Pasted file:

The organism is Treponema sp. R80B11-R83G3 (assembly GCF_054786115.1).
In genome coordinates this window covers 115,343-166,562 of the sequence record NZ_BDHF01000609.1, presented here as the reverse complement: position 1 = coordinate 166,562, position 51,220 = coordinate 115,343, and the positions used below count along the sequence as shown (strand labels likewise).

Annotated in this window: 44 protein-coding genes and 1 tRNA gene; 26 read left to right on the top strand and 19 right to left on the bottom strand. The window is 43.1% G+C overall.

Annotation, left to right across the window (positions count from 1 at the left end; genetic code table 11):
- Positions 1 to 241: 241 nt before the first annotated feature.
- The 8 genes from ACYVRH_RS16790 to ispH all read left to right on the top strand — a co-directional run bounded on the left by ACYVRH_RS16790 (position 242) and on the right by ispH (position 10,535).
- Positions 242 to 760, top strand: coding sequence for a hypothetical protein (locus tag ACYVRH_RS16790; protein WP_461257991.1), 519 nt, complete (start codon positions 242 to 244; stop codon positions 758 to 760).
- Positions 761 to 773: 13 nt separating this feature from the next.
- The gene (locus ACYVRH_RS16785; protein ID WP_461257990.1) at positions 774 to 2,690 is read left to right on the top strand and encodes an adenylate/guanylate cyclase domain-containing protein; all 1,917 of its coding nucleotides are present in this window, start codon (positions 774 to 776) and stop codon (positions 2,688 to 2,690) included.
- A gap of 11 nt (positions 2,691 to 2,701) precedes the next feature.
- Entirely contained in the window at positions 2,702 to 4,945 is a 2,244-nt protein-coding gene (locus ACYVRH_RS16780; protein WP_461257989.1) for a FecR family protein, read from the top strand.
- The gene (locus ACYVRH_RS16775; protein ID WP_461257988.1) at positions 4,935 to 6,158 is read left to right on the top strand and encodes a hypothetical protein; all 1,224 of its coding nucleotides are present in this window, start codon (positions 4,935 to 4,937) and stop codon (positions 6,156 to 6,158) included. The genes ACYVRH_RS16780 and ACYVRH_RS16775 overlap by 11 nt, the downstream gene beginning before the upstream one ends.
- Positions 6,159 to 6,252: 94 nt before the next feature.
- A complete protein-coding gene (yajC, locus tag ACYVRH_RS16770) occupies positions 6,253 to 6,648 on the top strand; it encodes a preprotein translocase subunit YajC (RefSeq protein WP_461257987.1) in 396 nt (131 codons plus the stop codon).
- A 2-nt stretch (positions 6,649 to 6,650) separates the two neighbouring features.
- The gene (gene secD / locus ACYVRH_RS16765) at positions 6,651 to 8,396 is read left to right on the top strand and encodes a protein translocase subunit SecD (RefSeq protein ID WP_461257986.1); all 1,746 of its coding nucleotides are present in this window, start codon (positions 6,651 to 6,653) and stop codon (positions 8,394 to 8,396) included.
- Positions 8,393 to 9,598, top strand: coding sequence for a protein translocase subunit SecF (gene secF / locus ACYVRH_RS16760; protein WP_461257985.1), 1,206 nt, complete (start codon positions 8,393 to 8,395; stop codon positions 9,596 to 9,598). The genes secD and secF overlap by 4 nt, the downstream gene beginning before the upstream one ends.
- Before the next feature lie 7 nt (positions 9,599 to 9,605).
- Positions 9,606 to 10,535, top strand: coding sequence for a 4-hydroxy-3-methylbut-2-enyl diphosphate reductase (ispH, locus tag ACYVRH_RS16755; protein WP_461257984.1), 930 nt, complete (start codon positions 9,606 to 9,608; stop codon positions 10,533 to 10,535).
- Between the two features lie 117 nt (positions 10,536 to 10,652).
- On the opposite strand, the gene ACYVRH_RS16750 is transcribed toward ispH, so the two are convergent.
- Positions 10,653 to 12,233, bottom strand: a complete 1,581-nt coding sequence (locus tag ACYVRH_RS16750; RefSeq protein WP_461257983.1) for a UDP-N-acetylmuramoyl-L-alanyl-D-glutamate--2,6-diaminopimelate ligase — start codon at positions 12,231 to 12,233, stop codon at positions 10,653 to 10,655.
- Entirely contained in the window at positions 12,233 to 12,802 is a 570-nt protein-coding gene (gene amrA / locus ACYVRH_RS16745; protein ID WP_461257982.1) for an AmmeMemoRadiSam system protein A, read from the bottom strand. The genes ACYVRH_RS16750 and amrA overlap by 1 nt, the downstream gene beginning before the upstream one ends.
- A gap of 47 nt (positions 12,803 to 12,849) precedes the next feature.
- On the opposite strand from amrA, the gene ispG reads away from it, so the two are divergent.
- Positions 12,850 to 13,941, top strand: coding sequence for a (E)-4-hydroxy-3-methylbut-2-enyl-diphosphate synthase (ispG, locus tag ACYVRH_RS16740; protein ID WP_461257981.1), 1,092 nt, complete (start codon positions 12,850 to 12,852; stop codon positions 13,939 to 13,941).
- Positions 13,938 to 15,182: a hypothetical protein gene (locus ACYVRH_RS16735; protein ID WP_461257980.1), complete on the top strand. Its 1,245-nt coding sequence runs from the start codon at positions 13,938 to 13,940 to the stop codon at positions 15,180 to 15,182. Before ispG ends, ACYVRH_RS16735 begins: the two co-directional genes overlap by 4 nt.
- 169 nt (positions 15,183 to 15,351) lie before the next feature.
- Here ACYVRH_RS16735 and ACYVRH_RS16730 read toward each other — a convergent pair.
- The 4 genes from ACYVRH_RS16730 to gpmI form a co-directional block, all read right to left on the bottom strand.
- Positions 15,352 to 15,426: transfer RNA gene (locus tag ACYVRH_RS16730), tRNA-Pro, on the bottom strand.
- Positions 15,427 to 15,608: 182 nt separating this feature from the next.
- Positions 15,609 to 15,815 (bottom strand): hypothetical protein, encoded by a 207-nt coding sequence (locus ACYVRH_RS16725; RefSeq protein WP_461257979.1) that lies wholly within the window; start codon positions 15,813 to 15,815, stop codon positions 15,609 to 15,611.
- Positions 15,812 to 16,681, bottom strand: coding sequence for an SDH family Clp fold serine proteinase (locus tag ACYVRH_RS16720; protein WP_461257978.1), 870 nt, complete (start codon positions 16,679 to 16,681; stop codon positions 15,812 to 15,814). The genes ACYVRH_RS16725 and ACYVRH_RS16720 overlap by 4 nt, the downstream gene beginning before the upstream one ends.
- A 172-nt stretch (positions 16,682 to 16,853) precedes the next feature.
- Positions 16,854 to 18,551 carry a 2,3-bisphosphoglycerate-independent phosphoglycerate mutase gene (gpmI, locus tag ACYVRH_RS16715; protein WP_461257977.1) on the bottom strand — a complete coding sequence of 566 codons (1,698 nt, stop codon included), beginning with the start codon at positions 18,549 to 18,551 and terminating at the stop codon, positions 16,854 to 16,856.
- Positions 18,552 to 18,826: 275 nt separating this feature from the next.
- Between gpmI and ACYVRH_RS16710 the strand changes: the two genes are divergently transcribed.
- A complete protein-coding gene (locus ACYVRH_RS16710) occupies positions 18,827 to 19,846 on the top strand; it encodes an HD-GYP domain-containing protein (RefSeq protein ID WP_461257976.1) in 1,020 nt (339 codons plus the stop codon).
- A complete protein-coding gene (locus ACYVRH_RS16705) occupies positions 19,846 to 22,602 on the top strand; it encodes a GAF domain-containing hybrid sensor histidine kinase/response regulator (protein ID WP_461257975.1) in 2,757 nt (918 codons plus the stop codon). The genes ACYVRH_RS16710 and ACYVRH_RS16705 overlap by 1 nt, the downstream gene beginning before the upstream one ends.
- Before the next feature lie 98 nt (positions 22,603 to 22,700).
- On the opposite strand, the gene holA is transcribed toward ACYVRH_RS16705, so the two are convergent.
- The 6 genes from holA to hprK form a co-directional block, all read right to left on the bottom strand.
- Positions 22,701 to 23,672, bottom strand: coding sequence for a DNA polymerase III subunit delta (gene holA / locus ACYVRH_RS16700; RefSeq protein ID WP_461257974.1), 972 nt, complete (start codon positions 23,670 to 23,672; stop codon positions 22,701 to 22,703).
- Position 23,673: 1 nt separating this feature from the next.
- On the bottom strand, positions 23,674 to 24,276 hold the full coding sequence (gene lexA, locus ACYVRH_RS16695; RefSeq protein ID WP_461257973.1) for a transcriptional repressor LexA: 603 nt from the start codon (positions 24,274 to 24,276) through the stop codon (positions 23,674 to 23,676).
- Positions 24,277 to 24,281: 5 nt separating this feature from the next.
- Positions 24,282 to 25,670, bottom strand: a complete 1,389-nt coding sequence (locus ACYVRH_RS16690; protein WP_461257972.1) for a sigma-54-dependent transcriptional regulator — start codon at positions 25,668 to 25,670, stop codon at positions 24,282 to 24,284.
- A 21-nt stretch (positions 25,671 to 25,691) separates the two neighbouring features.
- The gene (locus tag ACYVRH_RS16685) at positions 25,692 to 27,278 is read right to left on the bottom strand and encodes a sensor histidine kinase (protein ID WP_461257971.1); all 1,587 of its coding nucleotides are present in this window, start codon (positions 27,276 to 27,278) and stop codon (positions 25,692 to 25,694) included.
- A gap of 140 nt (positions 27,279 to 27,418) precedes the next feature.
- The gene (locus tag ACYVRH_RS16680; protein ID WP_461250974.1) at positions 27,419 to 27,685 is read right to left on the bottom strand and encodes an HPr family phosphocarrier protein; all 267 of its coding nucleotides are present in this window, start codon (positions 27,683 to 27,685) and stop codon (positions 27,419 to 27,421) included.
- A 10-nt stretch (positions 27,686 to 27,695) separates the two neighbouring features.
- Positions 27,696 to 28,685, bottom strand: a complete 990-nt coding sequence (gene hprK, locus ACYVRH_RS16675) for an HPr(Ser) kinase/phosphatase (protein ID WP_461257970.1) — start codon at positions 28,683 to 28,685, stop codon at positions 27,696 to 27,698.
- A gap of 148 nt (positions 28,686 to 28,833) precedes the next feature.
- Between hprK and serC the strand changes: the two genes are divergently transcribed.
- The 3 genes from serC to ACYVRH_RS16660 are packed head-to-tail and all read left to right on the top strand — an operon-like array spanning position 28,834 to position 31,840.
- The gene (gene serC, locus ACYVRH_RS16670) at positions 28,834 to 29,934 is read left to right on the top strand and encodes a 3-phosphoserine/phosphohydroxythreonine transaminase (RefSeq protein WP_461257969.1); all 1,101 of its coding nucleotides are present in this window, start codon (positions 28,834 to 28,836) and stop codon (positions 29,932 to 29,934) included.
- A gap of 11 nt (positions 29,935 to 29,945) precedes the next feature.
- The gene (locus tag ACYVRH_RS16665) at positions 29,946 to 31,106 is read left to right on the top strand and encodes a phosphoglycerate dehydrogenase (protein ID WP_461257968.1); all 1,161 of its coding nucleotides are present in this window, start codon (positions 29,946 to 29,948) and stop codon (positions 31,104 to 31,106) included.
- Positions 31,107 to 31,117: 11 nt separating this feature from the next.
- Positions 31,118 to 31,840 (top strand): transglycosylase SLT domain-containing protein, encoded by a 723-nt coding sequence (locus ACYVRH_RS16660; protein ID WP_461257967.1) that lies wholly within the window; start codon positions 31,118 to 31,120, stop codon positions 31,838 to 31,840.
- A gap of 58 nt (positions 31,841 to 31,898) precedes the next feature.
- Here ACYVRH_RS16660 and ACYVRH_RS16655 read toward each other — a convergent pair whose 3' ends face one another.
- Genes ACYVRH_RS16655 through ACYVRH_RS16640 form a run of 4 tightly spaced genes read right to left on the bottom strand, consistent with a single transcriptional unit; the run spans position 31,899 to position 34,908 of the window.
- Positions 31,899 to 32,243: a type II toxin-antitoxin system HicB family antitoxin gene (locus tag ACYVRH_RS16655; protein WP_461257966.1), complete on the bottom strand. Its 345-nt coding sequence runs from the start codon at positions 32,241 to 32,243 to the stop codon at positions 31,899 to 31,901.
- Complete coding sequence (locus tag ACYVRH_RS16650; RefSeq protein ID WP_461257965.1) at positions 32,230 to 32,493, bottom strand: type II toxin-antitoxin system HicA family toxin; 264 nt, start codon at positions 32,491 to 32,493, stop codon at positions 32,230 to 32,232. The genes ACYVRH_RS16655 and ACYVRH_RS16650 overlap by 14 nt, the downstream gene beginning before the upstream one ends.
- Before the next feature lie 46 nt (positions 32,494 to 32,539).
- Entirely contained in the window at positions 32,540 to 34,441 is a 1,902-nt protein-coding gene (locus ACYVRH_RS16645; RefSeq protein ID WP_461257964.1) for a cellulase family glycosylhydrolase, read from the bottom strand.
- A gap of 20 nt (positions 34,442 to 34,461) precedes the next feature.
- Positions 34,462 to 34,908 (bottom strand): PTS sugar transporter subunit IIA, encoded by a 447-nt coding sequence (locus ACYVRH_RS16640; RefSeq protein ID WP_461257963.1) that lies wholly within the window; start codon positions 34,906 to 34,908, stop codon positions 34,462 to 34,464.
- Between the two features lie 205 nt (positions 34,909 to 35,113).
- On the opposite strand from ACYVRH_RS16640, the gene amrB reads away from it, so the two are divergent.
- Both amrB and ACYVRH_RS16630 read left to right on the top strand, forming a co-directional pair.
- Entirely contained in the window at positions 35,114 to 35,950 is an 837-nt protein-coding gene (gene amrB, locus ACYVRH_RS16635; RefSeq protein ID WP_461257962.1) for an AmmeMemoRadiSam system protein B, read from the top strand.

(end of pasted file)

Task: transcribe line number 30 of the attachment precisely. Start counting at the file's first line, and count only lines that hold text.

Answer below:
- The 4 genes from ACYVRH_RS16730 to gpmI form a co-directional block, all read right to left on the bottom strand.